Pianist Carolyn Enger has gained critical acclaim for her lyrical and dynamic playing, as well as her deeply felt interpretations of works from the 18th century to the present. In addition to an active performance schedule on two continents, Ms. Enger has enjoyed remarkable success as a recording artist: The New York Times selected her Naxos recording of intimate Ned Rorem miniatures, Piano Album I & Six Friends, as one of the newspaper’s “Best In Classical Recordings” for that year, writing “Among the 90th–birthday tributes this year to the essential American composer Ned Rorem, this recording especially stands out,” while Gramophone declared, “Enger raises the miniatures to a higher level.”
Ms. Enger’s touring schedule has brought her to venues throughout the United States and beyond, including the Museum of Jewish Heritage in New York, the Consul General of the Federal Republic of Germany, United States Military Academy West Point, the Fritz Ascher Society, Weill Recital Hall at Carnegie Hall, Caramoor Center for Music and the Arts, The National Gallery of Art in D.C., Cathedral of St. John the Divine, and the National Gallery in Oslo. Deepening her commitment to multimedia collaborations, Ms. Enger was part of renowned illustrator and writer Maira Kalman’s exhibit Maira Kalman Selects at the Cooper Hewitt Smithsonian Design Museum in New York, and her recording of Arvo Pärt’s music was featured in conceptual artist Mischa Kuball’s sound and light exhibit res.o.nant at the Jewish Museum Berlin. Recent highlights include concerts at the White Stork Synagogue in Wrocław, the Bach–Festival in Arnstadt; the Portuguese Synagogue’s Candlelight Concert series in Amsterdam; concerts at Michaeliskirche in Erfurt, Germany; Nikolaisaal Potsdam; KunstForum Gotha; and recitals in the greater New York area, including a celebration of Ned Rorem’s work at Bruno Walter Auditorium.
Ms. Enger is dedicated to bringing music to varied audiences in accessible civic spaces. One of her performances at the New York Public Library for the Performing Arts is featured in Frederick Wiseman’s acclaimed documentary Ex Libris, which received its PBS premiere in Fall 2018. Also in Fall 2018, her residence with Multicultural Education and Counseling through the Arts (MECA), a social justice and cultural initiative, allowed her to share the Mischlinge Exposé’s message of tolerance and remembrance with the curious students of Texas public schools. One community leader shared that Carolyn’s performance left audiences “in complete awe of her passion, skill and genuine warmth.”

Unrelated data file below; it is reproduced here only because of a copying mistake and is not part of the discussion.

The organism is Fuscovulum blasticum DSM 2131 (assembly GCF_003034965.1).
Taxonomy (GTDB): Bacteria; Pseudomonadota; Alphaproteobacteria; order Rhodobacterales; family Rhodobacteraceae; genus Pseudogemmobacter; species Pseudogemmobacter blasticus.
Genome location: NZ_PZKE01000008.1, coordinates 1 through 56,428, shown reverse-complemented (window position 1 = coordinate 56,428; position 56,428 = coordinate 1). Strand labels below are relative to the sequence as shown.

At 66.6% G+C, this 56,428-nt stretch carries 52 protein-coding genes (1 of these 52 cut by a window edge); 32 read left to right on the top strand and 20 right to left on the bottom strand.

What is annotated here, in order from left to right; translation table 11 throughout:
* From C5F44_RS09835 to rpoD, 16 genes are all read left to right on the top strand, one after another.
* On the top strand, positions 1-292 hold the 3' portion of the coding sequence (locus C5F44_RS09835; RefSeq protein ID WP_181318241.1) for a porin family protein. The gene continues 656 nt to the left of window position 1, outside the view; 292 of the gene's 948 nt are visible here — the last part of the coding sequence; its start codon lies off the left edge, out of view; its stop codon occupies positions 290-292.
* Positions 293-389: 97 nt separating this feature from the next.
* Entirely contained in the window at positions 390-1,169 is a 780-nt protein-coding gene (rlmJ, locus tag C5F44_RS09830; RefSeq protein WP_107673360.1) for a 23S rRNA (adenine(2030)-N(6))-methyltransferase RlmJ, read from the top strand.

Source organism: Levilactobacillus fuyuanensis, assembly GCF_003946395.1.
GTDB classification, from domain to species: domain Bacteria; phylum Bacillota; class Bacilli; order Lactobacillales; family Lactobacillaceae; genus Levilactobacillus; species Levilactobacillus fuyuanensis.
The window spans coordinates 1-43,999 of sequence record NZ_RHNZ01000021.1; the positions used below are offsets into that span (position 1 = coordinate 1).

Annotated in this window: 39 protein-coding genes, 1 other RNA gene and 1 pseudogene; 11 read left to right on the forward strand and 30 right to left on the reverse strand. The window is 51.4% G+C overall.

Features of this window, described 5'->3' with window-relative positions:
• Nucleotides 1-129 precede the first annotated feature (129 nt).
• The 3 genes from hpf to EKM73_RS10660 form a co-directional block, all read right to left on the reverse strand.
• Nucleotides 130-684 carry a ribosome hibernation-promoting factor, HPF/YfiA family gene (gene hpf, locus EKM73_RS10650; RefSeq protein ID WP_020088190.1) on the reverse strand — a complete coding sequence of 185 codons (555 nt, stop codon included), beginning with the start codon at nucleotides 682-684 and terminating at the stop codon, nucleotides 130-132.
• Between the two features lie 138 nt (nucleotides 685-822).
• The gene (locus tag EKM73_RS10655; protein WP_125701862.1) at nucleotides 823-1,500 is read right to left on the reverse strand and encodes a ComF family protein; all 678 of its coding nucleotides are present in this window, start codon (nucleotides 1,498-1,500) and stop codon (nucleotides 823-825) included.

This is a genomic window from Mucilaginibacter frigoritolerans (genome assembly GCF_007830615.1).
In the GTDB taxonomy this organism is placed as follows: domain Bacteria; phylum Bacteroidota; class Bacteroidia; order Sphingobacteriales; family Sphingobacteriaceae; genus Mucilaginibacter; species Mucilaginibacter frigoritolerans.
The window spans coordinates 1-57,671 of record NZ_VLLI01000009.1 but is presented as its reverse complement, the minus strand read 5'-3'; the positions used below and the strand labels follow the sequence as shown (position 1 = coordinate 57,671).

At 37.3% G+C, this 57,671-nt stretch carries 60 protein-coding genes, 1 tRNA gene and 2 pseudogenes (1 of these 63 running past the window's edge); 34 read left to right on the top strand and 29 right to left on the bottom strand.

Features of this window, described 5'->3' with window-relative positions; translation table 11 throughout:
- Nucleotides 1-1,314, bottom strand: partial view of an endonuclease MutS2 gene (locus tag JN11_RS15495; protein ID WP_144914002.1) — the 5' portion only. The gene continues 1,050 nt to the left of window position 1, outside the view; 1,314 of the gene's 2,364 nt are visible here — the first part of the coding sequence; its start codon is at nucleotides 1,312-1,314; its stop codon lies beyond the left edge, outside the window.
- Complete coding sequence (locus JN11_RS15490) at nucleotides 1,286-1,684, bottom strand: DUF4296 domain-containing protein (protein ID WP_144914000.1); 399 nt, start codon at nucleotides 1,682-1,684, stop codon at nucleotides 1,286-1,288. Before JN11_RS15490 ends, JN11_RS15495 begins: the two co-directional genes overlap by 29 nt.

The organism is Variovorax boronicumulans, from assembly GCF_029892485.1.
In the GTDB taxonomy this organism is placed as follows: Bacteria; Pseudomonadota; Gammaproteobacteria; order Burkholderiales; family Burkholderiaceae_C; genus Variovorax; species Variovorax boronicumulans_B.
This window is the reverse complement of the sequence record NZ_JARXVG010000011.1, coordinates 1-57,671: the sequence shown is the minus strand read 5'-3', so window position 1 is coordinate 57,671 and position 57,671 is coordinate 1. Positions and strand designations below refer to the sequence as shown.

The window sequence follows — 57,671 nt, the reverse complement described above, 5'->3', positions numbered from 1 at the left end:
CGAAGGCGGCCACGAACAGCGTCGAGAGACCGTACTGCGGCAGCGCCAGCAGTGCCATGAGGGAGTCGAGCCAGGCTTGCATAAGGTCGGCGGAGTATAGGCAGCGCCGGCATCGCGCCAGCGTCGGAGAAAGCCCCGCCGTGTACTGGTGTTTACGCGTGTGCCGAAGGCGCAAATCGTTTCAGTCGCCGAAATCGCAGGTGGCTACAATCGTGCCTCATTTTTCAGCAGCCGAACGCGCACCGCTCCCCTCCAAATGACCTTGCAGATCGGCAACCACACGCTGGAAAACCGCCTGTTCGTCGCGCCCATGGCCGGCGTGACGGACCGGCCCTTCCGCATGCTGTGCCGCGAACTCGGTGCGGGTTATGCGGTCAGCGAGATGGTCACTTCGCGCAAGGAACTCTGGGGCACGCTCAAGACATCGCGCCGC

Ms. Enger studied at the Manhattan School of Music and enjoys yoga, swimming, and walks in the woods. She is a Steinway Artist.
Shining light on the stories of converts and Mischlinge before, during, and after World War II to soften the lines that divide us.
Carolyn's performance project, the Mischlinge Exposé, centers around her family history and the Mischling designation. The concert interweaves the music of prominent converts with testimony from Carolyn's godmother, Rosemarie Steinfeld, and her father, Horst Enger, who was considered by the Nazi regime a Mischling, Grade A. Performances of works by Fanny and Felix Mendelssohn, Arnold Schoenberg, Alexander Zemlinsky, and Gustav Mahler illustrate the historical situations so aptly described through poetry by Rachel Varnhagen and Heinrich Heine. Through the lens of historical context and personal testimony, the performance traces a story of conversion from Judaism to Christianity and back and the continuing struggle for identity.